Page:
Split: A gateway to a wonderful region

Croatia’s historic jewel is number two on the Kiwi.com 200 Coolest Cities list

Croatia’s Dalmatia coast has always been one of the most beautiful regions of the world. The Romans knew it, the Venetians knew it and the Ottomans knew it.

Split has been a resort for thousands of years – Shutterstock
Split has been a resort for thousands of years – Shutterstock

There are hundreds of clusters of islands and archipelagos, surrounded by the azure Mediterranean, to explore, and the Dinaric Alps roll down to the coast. Split is the gateway to this wonderful region, a fantastic city in itself, and has taken second place in our Kiwi.com 200 Coolest Cities ranking.

It was the Greeks who founded Split, and then it became the local Roman capital. Since then, the city has changed hands many times – but it has always been a resort.

Even under the Yugoslavian communism of Josip Broz Tito, tourism never collapsed. In fact, it grew. Millions of Brits took the opportunity to visit centrally-planned, custom-built resorts in a precursor to modern, luxury trips on a budget.

At the centre of Split lies Diocletian’s Palace. The Roman emperor had it built to be his retirement home. Now it forms half of the city’s old town – and is one of the reasons it was awarded UNESCO World Heritage status in 1979, in the second year of selection.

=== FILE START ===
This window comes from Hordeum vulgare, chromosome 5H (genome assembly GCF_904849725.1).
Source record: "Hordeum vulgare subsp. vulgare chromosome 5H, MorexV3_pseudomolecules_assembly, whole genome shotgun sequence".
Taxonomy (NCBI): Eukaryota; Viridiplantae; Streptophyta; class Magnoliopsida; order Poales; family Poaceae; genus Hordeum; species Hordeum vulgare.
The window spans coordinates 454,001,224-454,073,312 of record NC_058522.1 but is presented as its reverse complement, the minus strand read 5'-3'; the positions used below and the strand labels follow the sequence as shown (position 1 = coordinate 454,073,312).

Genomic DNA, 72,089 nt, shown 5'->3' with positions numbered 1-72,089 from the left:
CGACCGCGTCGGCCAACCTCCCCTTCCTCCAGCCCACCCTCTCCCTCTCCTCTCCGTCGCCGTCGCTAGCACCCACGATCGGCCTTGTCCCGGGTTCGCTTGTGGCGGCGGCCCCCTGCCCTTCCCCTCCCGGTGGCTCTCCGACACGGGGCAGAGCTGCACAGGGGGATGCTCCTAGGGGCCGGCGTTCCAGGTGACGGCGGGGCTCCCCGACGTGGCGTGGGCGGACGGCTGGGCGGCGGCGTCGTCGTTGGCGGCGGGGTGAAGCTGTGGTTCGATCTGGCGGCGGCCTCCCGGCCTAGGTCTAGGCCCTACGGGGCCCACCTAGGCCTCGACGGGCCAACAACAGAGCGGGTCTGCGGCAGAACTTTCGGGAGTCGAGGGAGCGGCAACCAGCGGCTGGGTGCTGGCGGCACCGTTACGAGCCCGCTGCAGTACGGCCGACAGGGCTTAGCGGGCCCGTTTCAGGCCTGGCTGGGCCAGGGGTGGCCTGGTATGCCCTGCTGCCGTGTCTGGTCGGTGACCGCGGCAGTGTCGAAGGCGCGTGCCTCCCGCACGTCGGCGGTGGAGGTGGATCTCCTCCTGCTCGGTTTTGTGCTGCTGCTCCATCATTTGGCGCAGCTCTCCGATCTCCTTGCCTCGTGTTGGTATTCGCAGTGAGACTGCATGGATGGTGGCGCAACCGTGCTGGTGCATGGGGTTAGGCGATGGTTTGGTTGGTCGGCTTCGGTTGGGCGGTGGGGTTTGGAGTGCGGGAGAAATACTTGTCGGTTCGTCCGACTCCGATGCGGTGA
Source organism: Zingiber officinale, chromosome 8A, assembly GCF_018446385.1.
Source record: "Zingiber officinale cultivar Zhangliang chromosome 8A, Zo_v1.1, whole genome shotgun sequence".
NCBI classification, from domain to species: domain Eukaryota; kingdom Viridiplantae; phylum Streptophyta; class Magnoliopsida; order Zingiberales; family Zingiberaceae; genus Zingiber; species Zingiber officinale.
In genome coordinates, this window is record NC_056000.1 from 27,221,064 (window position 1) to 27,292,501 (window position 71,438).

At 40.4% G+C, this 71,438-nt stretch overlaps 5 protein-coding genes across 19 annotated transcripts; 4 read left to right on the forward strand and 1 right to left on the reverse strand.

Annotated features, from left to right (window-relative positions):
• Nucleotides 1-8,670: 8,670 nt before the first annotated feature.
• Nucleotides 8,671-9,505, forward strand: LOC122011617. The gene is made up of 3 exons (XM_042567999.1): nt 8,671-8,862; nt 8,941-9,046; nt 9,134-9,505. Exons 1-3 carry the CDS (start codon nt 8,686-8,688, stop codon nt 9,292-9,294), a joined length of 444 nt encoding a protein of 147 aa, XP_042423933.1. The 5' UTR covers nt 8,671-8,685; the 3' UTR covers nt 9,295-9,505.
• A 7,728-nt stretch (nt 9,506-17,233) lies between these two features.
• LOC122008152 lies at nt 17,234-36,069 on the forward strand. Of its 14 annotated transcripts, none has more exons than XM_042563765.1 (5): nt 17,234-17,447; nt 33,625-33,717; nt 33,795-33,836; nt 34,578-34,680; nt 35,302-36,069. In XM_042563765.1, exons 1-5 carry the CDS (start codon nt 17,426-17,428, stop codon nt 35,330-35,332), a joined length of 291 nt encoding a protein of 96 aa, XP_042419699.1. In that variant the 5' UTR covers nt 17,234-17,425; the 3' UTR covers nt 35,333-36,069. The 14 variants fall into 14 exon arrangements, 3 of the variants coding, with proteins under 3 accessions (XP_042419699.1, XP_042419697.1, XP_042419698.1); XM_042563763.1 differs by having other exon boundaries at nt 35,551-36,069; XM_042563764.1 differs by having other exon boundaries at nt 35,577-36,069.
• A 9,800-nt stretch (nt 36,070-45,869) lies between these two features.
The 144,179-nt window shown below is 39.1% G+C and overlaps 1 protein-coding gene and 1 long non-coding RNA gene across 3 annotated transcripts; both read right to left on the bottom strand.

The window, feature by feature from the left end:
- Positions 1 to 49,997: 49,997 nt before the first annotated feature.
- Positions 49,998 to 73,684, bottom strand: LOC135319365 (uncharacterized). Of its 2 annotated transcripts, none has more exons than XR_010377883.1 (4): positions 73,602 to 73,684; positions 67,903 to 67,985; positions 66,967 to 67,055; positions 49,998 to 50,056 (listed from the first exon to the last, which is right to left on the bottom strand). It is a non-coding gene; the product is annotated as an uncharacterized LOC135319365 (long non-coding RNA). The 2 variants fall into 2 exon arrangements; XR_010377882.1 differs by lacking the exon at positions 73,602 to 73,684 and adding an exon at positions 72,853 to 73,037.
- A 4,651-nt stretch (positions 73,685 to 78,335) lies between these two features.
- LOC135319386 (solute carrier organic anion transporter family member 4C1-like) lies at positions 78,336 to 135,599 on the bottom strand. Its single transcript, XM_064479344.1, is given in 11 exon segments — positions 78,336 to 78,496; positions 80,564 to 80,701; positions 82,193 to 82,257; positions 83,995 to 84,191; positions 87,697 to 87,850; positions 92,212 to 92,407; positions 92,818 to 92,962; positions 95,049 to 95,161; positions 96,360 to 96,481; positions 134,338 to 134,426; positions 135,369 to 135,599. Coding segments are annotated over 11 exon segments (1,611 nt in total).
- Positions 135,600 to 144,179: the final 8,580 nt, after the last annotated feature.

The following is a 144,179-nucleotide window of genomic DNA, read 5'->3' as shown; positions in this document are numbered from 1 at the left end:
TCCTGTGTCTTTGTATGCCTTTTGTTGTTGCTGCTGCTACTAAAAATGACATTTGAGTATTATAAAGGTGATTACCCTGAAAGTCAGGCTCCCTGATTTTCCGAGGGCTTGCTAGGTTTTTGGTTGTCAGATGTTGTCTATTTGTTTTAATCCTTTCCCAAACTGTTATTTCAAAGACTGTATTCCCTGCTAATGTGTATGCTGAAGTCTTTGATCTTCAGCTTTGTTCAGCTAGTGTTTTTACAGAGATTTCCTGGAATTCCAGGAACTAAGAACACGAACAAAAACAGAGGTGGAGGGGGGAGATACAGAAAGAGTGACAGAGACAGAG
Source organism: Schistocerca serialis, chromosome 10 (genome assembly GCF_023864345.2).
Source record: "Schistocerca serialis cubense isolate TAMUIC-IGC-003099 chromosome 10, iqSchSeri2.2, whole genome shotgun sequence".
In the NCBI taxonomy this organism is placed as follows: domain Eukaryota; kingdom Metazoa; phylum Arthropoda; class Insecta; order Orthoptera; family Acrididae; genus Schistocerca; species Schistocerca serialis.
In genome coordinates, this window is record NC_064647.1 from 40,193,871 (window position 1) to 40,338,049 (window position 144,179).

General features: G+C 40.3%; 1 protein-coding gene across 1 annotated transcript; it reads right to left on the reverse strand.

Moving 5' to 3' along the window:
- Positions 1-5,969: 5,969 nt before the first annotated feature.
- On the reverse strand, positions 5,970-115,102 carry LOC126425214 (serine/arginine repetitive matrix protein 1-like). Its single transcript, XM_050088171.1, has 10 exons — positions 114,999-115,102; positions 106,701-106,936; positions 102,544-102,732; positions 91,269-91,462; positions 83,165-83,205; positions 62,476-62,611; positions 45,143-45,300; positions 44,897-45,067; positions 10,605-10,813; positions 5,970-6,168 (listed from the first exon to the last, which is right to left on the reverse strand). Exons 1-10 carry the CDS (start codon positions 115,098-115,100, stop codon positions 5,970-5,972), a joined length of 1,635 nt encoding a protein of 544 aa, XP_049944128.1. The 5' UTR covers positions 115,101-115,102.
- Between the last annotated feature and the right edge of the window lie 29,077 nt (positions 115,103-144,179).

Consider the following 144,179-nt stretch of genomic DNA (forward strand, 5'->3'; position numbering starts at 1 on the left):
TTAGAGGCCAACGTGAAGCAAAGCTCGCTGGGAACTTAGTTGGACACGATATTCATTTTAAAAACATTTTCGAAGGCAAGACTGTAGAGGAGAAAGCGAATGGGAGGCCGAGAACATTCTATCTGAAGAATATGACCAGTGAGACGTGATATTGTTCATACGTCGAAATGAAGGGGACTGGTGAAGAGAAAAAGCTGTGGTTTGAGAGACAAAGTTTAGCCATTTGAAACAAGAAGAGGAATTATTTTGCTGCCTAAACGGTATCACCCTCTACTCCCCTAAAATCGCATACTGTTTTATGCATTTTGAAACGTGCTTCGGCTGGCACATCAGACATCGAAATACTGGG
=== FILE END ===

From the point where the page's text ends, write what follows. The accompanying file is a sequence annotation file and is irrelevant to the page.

Split’s old town is full of red-roofed buildings holding cafes, bars and restaurants that open onto the tiny squares and winding streets. The culture is to eat and drink in the warm open air whenever possible, and that is much of the year.

The culture in Split is to eat and drink in the warm open air whenever possible — Pavel L Photo and Video / Shutterstock
The culture in Split is to eat and drink in the warm open air whenever possible — Pavel L Photo and Video / Shutterstock

The cuisine is mostly Mediterranean seafood – fish and calamari and mussels slathered in olive oil, oregano and sage – although delicious pasta, meat and vegetarian dishes are available, of course.

Once you’ve eaten yourself into a stupor, the Park Šuma Marjan affords views over the city and sea after a delightful walk through the pines. It’s much quieter than the old town, and much more relaxed.

In summer, flights to Split are cheap. You’re looking at $120 for a return flight from the UK. Hotels start at around $400 for a week’s stay, but if you want views over the Adriatic from an infinity pool you can add another $1,000 on top for the luxury.